My Yom Haatzmaut – Yonatan Ariel
In these days, there is a striking difference between being in Israel and not being in Israel. I feel it amongst my friends and colleagues. Those Jewish educators, rabbis and activists who live around the world – passionately committed to Israel as they are – often find it difficult to reshape their routines and regular social practices. Unlike their kindred spirits in Israel who overwhelmingly refrain from frivolous or disconnected emails or Facebook posts on Yom HaZikkaron, when you live overseas the norm is naturally different. And when it comes to Yom HaAtzmaut, the current dissatisfaction with Israel’s policies mutes the celebration.
To develop major and minor customs and traditions filled with significance is an anthropological need for the Jewish People in our generation. As the late Rav Yehuda Amital said to combat soldiers in the 1973 Yom Kippur War:
“It says in Psalms (145:18): “God is near to all those who call Him – to all who call Him in truth.” Anyone who truly calls, whether religious or not. Neither I, as a Rosh Yeshiva, nor my students and friends, your comrades-in-arms, represent God any more than you do. Whose prayer comes nearer to God – the prayer of someone like me who was trained in it from childhood, or your prayer, which you discovered in the heat of battle? Only God knows…a sincere prayer that originates in the depths and flows forth from there, even if the words are stammered, is heard at the highest heights. King David wrote in one of his psalms (130:2), “God! Listen in to my voice; may Your ears be attentive to the sound of my supplication.” A great Hasidic master once pointed out that it does not say “listen to my voice (shema koli),” rather “listen in to my voice (shema be-koli)” – listen to what is hidden within the notes of my voice, what I could not articulate in words.”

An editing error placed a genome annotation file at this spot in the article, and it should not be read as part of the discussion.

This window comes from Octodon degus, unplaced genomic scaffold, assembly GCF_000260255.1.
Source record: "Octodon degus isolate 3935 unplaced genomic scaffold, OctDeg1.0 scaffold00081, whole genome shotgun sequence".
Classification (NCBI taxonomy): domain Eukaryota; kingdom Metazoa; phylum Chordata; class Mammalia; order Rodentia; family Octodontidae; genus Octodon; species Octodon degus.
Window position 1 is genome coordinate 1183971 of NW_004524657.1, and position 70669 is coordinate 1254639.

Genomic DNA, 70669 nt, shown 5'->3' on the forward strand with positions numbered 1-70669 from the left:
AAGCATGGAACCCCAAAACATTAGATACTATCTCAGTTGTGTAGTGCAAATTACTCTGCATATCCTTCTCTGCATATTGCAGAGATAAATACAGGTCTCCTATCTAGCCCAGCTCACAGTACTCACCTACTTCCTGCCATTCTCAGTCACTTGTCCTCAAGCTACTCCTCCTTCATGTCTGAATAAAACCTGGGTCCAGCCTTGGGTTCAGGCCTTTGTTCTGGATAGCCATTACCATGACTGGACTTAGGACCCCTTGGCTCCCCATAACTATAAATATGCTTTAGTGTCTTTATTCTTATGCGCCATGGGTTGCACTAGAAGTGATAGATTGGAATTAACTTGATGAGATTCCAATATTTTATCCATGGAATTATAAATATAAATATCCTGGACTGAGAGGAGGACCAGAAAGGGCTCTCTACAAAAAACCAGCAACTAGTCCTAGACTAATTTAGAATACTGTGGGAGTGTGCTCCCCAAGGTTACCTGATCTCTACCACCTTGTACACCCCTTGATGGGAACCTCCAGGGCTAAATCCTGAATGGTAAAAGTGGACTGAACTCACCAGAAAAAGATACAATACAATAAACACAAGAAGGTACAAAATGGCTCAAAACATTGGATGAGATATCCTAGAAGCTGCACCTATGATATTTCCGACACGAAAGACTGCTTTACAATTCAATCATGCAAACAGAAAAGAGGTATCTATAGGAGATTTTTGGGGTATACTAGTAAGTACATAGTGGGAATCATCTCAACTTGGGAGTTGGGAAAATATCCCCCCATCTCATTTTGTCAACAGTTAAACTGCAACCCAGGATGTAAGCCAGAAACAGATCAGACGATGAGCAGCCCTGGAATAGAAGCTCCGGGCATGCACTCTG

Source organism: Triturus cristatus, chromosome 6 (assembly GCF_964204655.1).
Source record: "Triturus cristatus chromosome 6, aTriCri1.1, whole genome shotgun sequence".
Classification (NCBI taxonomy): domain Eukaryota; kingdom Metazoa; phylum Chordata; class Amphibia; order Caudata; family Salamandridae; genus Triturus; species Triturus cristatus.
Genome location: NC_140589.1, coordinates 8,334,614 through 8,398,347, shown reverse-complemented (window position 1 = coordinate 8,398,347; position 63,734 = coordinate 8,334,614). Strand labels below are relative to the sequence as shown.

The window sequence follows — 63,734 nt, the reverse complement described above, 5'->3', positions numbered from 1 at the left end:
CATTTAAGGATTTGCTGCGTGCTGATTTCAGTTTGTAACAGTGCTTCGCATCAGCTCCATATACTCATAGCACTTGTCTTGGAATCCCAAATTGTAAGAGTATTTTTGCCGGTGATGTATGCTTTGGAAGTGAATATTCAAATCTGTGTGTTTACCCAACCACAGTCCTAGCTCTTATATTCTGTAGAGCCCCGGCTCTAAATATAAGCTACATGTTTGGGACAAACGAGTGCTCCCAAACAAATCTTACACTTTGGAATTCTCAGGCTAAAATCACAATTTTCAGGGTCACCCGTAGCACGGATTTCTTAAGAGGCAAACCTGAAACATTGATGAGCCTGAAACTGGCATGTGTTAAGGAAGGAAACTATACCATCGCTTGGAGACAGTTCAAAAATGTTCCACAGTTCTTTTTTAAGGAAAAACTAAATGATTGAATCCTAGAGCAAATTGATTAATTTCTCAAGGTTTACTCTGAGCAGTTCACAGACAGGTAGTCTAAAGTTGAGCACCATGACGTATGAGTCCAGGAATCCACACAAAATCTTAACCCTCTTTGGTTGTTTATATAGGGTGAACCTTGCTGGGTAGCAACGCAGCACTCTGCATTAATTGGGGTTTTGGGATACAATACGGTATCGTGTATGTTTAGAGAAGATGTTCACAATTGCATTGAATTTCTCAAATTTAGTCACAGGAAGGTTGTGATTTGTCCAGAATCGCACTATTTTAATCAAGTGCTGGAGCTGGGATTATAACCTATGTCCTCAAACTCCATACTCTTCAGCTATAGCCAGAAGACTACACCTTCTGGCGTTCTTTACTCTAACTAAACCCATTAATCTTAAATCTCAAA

Due to the raw ache of the day, we need to work harder at listening in to the voices between the lines of Israeli pain.
And then we experience the aggressive disjuncture to Independence Day. To my mind Jews should celebrate Israel on Yom HaAtzmaut in the same spirit as we celebrate the Torah on Simchat Torah. Once a year, we sing, dance, kiss, eat and drink to the significance of the Torah – “for it is our life and the length of our days”. And then we spend hours upon hours, days upon days, in our study circles and in our Batei Midrash debating relentlessly the plausible, disturbing and potential interpretations of each and every word, and how we navigate around them.
Likewise we should spend hours and days earnestly attending to Israel’s issues, topics and flaws. It is a moral imperative to better Israel and to figure out ways to enable Israel to reach higher. And we should take time each year give ourselves the oxygen of hope – to pause and spend Yom HaAtzmaut in song and dance celebrating the remarkable efforts of all of those who have brought Israel to this season, with the awe and wonder of what it means “to be a free people in our land”.
We need a Chag Atzmaut (Independence Festival) – that prompts and captures the full range of emotions that is Israel in our lives.